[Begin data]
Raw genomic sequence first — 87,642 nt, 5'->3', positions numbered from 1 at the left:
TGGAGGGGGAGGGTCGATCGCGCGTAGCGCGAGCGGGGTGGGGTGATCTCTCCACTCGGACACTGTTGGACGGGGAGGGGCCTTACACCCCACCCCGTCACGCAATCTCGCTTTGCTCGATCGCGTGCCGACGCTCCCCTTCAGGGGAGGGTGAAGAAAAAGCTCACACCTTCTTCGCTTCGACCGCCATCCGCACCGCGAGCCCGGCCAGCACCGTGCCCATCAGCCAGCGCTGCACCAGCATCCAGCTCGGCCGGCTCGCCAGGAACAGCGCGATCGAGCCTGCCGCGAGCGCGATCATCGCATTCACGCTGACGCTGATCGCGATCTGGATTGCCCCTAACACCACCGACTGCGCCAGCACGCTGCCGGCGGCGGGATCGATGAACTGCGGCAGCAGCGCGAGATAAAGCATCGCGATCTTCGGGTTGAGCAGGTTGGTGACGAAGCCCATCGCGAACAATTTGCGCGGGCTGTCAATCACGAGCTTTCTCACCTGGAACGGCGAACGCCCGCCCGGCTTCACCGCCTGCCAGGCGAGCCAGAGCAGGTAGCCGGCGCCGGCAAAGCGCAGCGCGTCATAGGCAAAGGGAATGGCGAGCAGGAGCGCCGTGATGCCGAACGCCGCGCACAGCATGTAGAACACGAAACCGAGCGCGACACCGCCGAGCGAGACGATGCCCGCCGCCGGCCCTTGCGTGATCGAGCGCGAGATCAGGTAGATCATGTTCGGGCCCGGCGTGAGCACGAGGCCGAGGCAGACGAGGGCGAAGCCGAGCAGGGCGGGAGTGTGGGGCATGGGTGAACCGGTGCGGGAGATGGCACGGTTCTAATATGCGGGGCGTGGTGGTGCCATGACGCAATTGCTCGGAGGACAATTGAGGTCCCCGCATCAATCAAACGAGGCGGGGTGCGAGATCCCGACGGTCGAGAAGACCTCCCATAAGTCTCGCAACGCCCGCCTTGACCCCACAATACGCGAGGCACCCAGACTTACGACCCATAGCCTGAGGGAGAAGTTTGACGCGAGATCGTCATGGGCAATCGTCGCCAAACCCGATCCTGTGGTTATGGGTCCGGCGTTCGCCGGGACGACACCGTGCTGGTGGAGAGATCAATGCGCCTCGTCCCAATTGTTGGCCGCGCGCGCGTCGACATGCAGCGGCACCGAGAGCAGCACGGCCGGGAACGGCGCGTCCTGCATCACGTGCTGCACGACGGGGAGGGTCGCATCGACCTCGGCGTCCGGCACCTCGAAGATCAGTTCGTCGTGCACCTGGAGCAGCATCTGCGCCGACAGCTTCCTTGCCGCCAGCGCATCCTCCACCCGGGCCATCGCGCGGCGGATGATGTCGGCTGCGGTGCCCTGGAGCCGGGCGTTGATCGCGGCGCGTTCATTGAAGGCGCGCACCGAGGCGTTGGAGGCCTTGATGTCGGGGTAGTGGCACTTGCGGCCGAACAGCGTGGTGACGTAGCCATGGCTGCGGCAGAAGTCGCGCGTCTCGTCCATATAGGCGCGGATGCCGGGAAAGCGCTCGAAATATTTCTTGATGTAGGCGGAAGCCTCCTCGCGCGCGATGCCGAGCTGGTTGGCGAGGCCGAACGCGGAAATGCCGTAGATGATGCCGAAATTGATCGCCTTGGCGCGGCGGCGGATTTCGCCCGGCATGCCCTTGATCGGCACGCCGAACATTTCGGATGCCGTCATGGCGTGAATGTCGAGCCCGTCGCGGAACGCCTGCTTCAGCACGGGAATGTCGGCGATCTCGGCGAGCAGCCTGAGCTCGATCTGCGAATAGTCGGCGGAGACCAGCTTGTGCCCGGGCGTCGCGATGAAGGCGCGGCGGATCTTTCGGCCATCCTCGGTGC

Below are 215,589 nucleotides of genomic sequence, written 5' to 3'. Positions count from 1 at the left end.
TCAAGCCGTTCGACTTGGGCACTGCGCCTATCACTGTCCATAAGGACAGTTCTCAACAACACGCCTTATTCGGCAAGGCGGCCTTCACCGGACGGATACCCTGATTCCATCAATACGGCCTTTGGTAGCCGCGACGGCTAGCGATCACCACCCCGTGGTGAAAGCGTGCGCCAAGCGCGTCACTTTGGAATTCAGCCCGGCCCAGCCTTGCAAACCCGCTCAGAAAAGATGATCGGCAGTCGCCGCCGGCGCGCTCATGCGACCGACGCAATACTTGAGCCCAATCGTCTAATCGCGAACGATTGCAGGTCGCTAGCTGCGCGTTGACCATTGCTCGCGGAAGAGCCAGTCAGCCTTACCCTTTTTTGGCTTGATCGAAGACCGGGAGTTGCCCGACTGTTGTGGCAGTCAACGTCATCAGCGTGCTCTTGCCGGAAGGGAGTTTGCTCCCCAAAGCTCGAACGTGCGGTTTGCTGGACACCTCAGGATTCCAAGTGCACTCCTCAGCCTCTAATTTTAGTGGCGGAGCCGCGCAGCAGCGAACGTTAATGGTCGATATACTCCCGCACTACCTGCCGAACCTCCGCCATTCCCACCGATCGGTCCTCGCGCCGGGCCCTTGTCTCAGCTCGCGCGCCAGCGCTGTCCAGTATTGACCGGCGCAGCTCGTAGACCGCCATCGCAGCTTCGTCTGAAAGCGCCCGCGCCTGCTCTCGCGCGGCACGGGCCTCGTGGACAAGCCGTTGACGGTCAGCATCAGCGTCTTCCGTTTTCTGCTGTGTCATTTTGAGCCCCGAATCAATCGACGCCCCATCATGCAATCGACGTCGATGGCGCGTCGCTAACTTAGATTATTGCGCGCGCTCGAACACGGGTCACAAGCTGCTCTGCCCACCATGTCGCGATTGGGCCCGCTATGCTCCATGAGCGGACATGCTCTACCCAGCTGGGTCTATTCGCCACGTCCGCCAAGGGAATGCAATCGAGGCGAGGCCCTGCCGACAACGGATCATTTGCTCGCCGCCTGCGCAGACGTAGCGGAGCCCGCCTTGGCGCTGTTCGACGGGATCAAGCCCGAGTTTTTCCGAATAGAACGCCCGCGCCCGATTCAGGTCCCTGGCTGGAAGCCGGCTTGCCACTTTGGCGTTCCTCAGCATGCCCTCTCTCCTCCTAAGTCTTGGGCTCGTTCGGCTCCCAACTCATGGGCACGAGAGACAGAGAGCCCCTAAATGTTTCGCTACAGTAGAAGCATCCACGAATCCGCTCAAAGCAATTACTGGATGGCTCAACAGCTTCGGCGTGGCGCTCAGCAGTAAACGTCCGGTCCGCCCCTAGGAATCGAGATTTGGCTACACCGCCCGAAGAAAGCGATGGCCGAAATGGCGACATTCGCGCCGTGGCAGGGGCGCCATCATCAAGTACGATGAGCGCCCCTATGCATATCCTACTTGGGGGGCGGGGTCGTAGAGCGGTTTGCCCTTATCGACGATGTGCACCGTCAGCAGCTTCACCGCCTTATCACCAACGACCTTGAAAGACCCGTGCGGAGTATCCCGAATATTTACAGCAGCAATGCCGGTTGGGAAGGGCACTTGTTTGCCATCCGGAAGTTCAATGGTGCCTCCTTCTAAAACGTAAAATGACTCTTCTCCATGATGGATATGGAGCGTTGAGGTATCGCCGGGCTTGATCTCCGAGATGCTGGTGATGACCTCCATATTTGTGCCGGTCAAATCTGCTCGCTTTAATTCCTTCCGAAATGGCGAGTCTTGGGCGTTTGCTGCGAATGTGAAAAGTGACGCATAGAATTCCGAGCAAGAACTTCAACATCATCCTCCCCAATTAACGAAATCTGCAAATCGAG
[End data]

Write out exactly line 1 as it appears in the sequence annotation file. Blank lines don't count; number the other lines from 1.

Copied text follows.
Raw genomic sequence first — 87,642 nt, 5'->3', positions numbered from 1 at the left: